On Nov. 4, 2013, California Valley Solar Ranch announced its Carrizo Plain solar electric power plant was finished and operational.
The 250-megawatt facility in California Valley feeds the grid via a transmission line that continues to Morro Bay.
Topaz Solar Farms nearby is expected to be complete next year with a 550-megawatt contribution.
At the other end of the transmission cable is a gas-fired power plant nearing the end of the line.
Four days after the solar announcement, Dynegy announced plans to retire the 1,002-megawatt Morro Bay Power Plant.
Pacific Gas & Electric built it during California’s booming growth of the early 1950s. Now the plant’s antiquated 60-year-old technology is not economically competitive, and it's difficult to obtain environmental permits to operate.
If the Morro Bay Power Plant is demolished, the job could be tougher than it looks. The 450-foot-tall smokestacks are attached to 68 feet of concrete buried below ground.
The Telegram-Tribune reported on construction of the plant in a front-page story (here with typos corrected) published May 15, 1954:
Morro Bay Power Stack Starts Deep in Ground
MORRO BAY, May 15.—Limited operation of Morro Bay’s huge Pacific Gas and Electric company steam power plant is scheduled to begin next March, according to R.B. Owens, project superintendent for Bechtel corporation.
The first of two turbine generators is planned to be ready and in place by that time. A second and similar-sized turbine will be erected by Bechtel and in use one year later (March 1956), Owens said.
A total of 289 piles are currently being driven 68 feet into the ground, opposite the main structure’s western end, in preparation for the construction of a 450-foot smokestack.
Nearly approaching the height of Morro Rock, the stack will be constructed of concrete with acid-proof brick lining. Work on building the stack is scheduled to begin June 21 and be completed by Dec. 1.
Raymond Concrete Pile Co. of Los Angeles is driving and average of 10 piles a day. It is the same firm concerned with a recent gallery-attracting operation in San Francisco’s financial district. Pile-driving noise had filled the bay city’s Montgomery Street section for many months while anchoring piles were driven for a large insurance company’s new office building. A spontaneous celebration was staged when the operation was recently completed.
The hollow corrugated pile tubing is capped at the base; sections are welded together to form one single 68-foot shell driven into the sandy soil and filled with concrete.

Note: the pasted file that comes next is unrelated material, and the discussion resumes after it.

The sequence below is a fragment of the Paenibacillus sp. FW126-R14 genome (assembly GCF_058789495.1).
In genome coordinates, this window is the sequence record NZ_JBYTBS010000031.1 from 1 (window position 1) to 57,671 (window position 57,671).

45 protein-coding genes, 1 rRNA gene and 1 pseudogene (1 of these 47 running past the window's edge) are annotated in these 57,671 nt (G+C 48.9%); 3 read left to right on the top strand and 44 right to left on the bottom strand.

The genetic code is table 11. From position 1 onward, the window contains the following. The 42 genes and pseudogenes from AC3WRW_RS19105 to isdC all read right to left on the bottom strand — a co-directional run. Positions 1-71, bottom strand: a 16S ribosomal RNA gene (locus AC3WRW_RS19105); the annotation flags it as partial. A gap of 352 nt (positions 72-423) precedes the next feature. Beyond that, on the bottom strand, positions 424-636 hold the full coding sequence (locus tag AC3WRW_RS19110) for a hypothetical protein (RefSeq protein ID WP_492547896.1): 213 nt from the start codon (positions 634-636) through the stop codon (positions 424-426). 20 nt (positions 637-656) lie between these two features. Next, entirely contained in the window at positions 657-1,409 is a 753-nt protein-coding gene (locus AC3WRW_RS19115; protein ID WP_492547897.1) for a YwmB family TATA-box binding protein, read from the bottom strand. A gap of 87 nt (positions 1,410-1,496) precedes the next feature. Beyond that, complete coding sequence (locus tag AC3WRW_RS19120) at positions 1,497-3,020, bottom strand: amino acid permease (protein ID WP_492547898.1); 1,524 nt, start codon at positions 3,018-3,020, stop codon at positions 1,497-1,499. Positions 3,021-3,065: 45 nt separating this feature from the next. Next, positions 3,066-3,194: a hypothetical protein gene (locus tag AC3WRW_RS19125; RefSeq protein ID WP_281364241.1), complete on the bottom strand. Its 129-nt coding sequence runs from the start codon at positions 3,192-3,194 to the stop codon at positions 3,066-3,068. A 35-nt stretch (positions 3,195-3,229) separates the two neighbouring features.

Four intake concrete pipes, 54 inches in diameter, are being installed this week in the main structure’s basement. Seawater will be drawn from Morro Bay, adjacent to the San Luis Obispo County dock, for cooling purposes once the plant is in operation.
Owens said no ill effect to the water will be caused and practically all will be returned to the ocean on the northern side of Morro Rock through a 3,100-foot discharge tunnel now under construction.
The power house and boiler section, which comprised the main power plant structure, is constructed on a “floating mat foundation,” according to the project superintendent. The base floor mat is five-foot-thick concrete at its thinnest point, and heavy concrete foundation walls protect the plant from eight feet of surrounding seawater.
High in the mountain of structural steel, the much-publicized 121-ton boiler drum was hoisted and put in place recently. Bigge Drayage company of Oakland took three days to move the 242,000-pound drum from a railroad siding at Camp San Luis Obispo to the Morro Bay site. It now rests 130 feet above the ground.
A series of sand dikes have been created between the huge plant and ocean on the north where four 168,000-barrel fuel tanks will be erected. Work is scheduled to begin next month on the steel containers, each of which will be surrounded by sand dikes. Ice plants have been planted on the dikes to prevent erosion.
An offshore tanker anchorage will be about 4,400 feet offshore with subterranean feeder lines connecting it with the PG&E plant.
Bechtel corporation plans to install a permanent 60-ton overhead crane in the power building. The big hoist will have a 120-foot span. It will be used to install heavy power house equipment and later maintenance operations.
With a weekly payroll approaching $45,000 (this includes sub-contractors’ personnel), Bechtel corporation is adding much to Morro Bay’s income. A total of 438 men and women are currently working on the power plant and according to superintendent Owens the figure may soon rise to about 700.
The plant spokesman was correct that the water would not be harmed by passing through the plant; however, microscopic fish and crab larvae in the water were cooked, causing California to recently issue new rules limiting the amount of ocean water used for operation.
Though the plant built large oil storage tanks, natural gas proved to be the most economical fossil fuel.